Although our closest interplanetary neighbours, the Martians and Venusians, have naturally taken the lead in the business of invading Earth, the more distant, smaller, innermost planet is by no means guiltless of anti-Terran aggression. Mercury has evinced some surprisingly imperialist tendencies in the literature of the Old Solar System.
Stid: "Surprising" is the word! Why don't they invade Venus instead? It's nearer, and the climate must be more suitable for a Mercurian.
Harlei: Ah, come off it; why do they have to be rational?
Stid: Sorry, it's just that I prefer reasons, so let me invent one, will you? Here goes: the swampy OSS Venus is too humid for the customarily parched denizens of the innermost planet. How about that?
Harlei: Well done, Stid, you've cured yourself of your own state of surprise. And as for the extra distance between Mercury and Earth, think about it and you'll realize that invaders do tend to come from distant, out-of-the-way fringes, as we know from Earth history: the Vikings, the Manchus... And their remoteness gives them a sense of entitlement. Like: "We've had to rough it in the outlands; now it's the turn of those softies to suffer: they can provide loot for us, or be our slaves."
Zendexor: Indeed on one occasion the people of Earth were actually enslaved, for a while, by the "Mercutians".
Stid: Hence the title of the long 1932 novella, Slaves of Mercury. I take it that's your starting point. Good idea to get that one over with first.
Zendexor: Now, now, don't be nasty. It's wrong to dismiss the tale so early in the discussion. Wrong to deny other readers the chance I had to appreciate the opening.
Hilary Grendon, pioneering spaceman, returns to the good Earth:
Hilary's eyes blurred with unaccustomed mistiness as he drank in the warm sunlight, the soft green of the grass and the gracious lines of the slender birches... This was the only heaven; beyond that [the] far-flung immensity of planetary orbs was hell!
The date is "April in the Spring of 2348", which you might think is rather late in history for the start of the space age. Which in itself gives an interesting slant on how things seemed in 1932. (And remember that Olaf Stapledon, writing in the 1930s, put spaceflight millions of years in the future.) Another quaint touch is that Grendon is the inventor as well as the pilot of his space-vessel. Those were the days when we could think of astronautics as open to individual tinkerers, private inventors... imagine today's Elon Musk or Bert Rutan tinkering a rocket into shape and then going up in it himself...
Harlei: And the pilot is specially glad to get home, after the stress he's gone through, the weird things he's seen on the other worlds of the Solar System. I really like the list we get, of three of the bizarreries...
Zendexor: Yes, in this first chapter we get what I call a "scenic list". I've noticed elsewhere - Clark Ashton Smith and H P Lovecraft come to mind - that sometimes an OSS author will toss off a picturesque list of strange creatures and places, which are not mentioned again in the story, but which establish a context of cosmic variety and adventurous possibility. And the items in such lists are, I find, always poignantly interesting.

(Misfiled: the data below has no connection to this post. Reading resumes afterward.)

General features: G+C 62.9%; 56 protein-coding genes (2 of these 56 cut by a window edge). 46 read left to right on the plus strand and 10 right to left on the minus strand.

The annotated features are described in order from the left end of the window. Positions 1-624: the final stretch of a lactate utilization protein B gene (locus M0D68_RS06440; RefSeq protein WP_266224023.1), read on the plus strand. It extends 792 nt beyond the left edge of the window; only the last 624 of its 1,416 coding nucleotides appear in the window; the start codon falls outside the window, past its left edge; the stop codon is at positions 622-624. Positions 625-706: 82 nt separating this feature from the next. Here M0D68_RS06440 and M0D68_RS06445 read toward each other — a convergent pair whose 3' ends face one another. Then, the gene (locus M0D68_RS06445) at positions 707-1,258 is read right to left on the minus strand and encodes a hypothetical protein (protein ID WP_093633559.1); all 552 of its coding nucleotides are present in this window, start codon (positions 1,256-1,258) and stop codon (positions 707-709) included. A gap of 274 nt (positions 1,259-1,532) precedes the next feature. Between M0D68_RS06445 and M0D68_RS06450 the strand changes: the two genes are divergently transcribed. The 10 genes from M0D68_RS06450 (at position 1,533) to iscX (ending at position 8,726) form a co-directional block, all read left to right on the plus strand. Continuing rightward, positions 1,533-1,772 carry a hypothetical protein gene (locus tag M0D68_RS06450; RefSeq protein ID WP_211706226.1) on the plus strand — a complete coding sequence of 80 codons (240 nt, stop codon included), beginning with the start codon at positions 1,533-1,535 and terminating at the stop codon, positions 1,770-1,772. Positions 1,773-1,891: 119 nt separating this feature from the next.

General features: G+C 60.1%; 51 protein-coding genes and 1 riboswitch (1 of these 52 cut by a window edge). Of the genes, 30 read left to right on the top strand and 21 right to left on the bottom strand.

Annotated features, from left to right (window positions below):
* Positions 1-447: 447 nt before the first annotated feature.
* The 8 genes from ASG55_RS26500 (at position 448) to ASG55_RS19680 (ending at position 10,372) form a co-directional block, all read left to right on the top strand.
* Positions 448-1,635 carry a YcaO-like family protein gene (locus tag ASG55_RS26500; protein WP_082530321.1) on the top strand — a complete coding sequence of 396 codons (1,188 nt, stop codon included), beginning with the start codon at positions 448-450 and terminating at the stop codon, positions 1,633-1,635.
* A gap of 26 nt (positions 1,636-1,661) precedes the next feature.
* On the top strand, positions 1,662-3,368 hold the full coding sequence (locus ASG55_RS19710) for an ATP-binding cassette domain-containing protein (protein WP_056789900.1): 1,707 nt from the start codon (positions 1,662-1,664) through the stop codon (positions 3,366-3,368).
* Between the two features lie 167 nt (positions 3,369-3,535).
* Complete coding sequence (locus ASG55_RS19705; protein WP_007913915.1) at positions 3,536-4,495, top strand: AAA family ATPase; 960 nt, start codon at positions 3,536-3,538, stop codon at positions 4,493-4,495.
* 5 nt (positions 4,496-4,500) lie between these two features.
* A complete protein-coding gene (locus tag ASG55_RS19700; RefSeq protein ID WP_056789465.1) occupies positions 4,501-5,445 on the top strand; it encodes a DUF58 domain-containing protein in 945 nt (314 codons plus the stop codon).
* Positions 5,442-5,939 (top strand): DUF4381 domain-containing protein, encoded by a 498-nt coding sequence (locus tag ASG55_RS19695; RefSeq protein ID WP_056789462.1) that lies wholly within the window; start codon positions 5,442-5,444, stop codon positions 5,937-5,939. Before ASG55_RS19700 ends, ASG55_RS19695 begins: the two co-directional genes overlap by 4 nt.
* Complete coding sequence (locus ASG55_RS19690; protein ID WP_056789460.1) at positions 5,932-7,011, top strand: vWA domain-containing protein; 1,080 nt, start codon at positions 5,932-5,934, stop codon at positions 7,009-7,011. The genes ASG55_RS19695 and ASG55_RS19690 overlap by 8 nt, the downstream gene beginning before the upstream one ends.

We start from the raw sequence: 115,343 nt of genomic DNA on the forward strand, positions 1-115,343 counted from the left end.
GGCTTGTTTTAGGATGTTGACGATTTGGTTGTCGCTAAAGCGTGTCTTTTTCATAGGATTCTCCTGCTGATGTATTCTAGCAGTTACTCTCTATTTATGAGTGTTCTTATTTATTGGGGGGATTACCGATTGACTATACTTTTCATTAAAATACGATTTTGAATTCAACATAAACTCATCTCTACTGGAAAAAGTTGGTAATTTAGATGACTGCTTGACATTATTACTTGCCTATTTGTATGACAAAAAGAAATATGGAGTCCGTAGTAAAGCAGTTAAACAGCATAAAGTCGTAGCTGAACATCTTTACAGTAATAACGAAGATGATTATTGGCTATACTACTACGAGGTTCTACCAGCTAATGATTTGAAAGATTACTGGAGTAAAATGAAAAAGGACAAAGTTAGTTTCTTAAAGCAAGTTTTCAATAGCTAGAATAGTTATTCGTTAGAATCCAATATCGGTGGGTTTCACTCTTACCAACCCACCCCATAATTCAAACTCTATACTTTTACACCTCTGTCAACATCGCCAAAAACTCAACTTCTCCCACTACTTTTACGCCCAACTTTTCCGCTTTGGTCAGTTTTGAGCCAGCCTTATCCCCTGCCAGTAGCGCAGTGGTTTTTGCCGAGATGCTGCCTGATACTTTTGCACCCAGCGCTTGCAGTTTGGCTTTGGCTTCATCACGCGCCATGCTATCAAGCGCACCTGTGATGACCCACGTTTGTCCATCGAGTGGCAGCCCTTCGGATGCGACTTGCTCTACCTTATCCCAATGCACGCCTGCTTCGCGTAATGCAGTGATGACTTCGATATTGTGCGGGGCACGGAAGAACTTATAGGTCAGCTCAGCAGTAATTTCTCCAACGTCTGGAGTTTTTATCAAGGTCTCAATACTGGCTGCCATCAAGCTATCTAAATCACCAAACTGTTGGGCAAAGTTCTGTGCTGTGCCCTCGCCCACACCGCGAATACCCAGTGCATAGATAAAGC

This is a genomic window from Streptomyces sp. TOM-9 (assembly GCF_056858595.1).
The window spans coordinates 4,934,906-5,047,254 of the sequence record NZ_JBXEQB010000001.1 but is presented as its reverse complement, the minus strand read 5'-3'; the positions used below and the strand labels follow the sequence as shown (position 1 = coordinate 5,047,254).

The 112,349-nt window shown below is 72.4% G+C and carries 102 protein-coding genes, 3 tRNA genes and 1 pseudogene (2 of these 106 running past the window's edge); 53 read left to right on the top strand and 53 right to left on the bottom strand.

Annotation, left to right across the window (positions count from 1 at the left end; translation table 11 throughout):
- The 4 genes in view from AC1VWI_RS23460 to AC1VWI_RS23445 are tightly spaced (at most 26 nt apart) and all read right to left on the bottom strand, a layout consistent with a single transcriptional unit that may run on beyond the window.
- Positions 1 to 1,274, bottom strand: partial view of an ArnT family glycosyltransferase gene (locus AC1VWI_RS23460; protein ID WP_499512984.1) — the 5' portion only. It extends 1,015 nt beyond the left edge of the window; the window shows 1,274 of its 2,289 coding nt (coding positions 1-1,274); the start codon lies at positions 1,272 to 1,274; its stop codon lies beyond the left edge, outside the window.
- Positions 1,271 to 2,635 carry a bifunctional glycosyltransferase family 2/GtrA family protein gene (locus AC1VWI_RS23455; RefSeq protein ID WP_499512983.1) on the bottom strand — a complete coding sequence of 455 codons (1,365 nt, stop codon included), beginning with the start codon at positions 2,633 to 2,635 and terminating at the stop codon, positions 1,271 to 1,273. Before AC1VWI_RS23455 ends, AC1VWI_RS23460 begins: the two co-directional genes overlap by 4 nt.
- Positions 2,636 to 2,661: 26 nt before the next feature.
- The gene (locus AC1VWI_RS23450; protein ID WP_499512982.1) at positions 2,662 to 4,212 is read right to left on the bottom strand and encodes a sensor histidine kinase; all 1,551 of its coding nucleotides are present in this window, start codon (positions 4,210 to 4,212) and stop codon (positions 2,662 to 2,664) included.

Home again, the old familiar Earth! He could scarcely believe it! Perhaps it was only a dream, and he'd wake up among the unhuman glittering cylinders of Saturn, shuddering and crawling with the iciness of their fixed regard...
Stid: I think you put that one on your Saturn page.
Zendexor: It's a particularly good snippet so I thought I'd repeat the words, rather than just do a reference link. Two more items - again I'll put them in red -
How long was it since they had started out on the first flight that man had taken into outer space, he and those staunch comrades? Five years? God! Had it been so long? Yet here he was, back on Earth again, the kindly, blessed Earth their eyes had clung to when they were fighting desperately for their lives against the protoplasmic things that inhabited Ganymede...
Hilary brushed a tear away as he thought of those brave, loyal friends. Martin had been engulfed in an unholy maw on Ganymede... Dorn was a frozen idol to the spiral beings of Pluto...
He, Hilary Grendon, was the sole survivor of that tremendous Odyssey!
Stid: All right, that's enough introductory fun. Now suppose you come clean about this story, Zendexor. If you won't, I will. It's all very well to chat a bit about the colourful opening details, but in all honesty you should inform the readers, lest they waste their time on it, that Slaves of Mercury is badly written; the dialogue wooden or corny and not even adapted to the stereotypical, crudely-drawn characters; the plot full of coincidences -
In short, we might read this tale only as part of an academic exercise, an investigation into low-grade pulp literature. We might enjoy the exercise but only in a detective spirit, as one might enjoy some medieval writer for the sake of what his work tells us about one little corner of the history of literature. That's all.